what better reason could there possibly be?

Change for the purpose of staying the same?

When i was growing up my oh-so simplistic view of Irish politics was that the Government regularly changed from Fianna Fail to some sort of Fine Gael coalition – and i thought that was a good thing because it kept both parties fairly honest, fairly in touch with the voters and fully aware that their moment in the sunshine wouldn’t last.

Fairly honest – hah – Charlie and the grabbers fairly blew that out of the water.

I was a fool – and the fact that i was in the company of fools is no excuse.

In those years we, the electorate, were changing the government in order to stay the same, same policies, same economics, same dedication to economic growth, same promises for tax reductions, same promises to improve services when …… ah when …………

Change to stay the same!

Like bringing on subs during a football match – same game, different players, same result – a win, a draw or a defeat – no new options introduced.

And then we were conned a little bit more, which considering we were all fools anyway, wasn’t that difficult to do. Bertie Ahern and his merry gang persuaded us that things were so good and getting better and better and better, that we had to keep returning a Fianna Fail government. They dropped taxes and increased spending – what could possibly go wrong?

And the dissenters, the occasional isolated voices of reason?

An exceptionally low moment in a national history which has seen its share of low moments.

Unfortunately for us, everybody in the western world was at the same game – robbing the future to party in the present – so when it came, it was big –


– the economy went bang, a supernova of an implosion. Not just the Irish economy but the worldwide economy and us fools, us Irish fools as well, have ended up paying for much of it.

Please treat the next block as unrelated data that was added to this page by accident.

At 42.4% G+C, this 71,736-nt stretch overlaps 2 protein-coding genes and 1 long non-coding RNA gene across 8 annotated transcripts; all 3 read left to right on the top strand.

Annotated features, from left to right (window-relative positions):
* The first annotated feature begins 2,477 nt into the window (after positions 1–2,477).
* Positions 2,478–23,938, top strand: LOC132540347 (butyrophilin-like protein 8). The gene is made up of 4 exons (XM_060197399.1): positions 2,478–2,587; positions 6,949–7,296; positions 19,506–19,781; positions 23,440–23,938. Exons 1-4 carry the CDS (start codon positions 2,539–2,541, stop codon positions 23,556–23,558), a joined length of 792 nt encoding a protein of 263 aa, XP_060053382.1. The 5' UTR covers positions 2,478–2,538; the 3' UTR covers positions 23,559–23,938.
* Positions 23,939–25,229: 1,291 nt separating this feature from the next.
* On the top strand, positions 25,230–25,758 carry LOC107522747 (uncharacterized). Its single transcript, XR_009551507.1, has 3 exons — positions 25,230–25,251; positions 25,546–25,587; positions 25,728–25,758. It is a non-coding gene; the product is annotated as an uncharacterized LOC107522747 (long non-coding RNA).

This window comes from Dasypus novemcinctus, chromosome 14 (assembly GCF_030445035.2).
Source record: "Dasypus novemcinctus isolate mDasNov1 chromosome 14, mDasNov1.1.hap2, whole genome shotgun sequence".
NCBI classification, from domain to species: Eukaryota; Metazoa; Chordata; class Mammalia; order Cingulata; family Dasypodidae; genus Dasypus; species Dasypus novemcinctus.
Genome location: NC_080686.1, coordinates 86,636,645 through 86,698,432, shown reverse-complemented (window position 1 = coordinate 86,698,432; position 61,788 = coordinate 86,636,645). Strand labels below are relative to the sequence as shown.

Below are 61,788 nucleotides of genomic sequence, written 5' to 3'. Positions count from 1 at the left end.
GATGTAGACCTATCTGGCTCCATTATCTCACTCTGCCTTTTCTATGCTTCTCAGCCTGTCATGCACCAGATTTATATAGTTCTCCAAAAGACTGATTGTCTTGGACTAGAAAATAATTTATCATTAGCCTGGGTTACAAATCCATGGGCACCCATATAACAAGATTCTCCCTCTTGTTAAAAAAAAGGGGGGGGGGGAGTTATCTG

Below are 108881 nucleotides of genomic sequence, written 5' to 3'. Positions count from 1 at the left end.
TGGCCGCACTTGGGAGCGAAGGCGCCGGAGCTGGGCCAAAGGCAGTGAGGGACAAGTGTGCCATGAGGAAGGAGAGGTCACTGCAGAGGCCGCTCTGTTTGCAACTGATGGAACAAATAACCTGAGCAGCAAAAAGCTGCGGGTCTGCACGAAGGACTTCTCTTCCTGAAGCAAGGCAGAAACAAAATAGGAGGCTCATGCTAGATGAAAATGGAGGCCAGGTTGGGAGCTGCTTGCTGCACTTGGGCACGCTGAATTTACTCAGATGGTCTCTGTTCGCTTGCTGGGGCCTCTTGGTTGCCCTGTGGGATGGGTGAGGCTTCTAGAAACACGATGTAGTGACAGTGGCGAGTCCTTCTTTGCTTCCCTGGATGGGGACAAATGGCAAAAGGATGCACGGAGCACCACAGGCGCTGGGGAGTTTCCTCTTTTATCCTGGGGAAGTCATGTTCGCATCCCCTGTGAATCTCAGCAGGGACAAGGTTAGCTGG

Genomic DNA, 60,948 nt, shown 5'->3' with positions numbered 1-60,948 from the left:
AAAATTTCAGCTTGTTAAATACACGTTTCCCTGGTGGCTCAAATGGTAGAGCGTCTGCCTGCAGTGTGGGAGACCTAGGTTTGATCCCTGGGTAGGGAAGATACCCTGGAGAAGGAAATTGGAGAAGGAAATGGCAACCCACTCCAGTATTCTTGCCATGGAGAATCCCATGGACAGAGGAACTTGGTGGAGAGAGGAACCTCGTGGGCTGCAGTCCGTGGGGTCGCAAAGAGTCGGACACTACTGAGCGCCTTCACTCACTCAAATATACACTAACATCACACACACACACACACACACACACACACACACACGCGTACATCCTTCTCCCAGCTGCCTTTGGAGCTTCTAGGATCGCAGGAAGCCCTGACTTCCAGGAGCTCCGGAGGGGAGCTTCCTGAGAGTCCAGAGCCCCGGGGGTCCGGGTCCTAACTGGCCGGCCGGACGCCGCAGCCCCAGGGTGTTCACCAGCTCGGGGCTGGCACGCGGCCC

Then because it was obviously time for a change – we voted in a Fine Gael coalition – not really a change at all – just a change in who gets to hold the parcel. And they promptly set about restoring the status quo by way of tax breaks for corporations and austerity for the rest of us – the fools.

Now, the world has changed. We have realised we are fools and so we are bringing in change.

In America, the voters elected President Trump because he promised change, a change from the status quo, he promised to empty the swamp that was the political establishment but many of his team are in jail and he continues to undo the minimal safeguards US citizens and their environment had achieved. It’s just a different team, same game.

We watched the UK with their recent General Election and proposed Brexit and we believed that they too would change, change for the better. But they voted in Boris and Brexit and conservative control and abandoned their young, mortgaged their futures and isolated themselves from Europe.

And now its our turn.

And the shadow of the climate crisis grows ever larger and we know that the same old, same old, has brought us to this – the edge of civilisation. We know that the model we have been using – a model based on economic growth – robbing the future to party in the present – is no longer viable and it never actually worked anyway for the majority, because so many were always turned away from the party.

But we kept on, hoping that if we stayed in our place, stayed in the queue, behaved ourselves, by the time we reached the doors, we would be allowed in – even though we saw all the people ahead of us being turned away.

Us fools.

On Saturday we vote, the media suggests we are ready for significant change, to move towards the left and policies designed to improve the life and livelihood of those queuing outside, to protect our climate and our planet.

But will we?

Namaste my friends – vote wisely.

Update 14 February

Well done voters of Ireland – or a lot of you anyway. Unfortunately this could still be the future.

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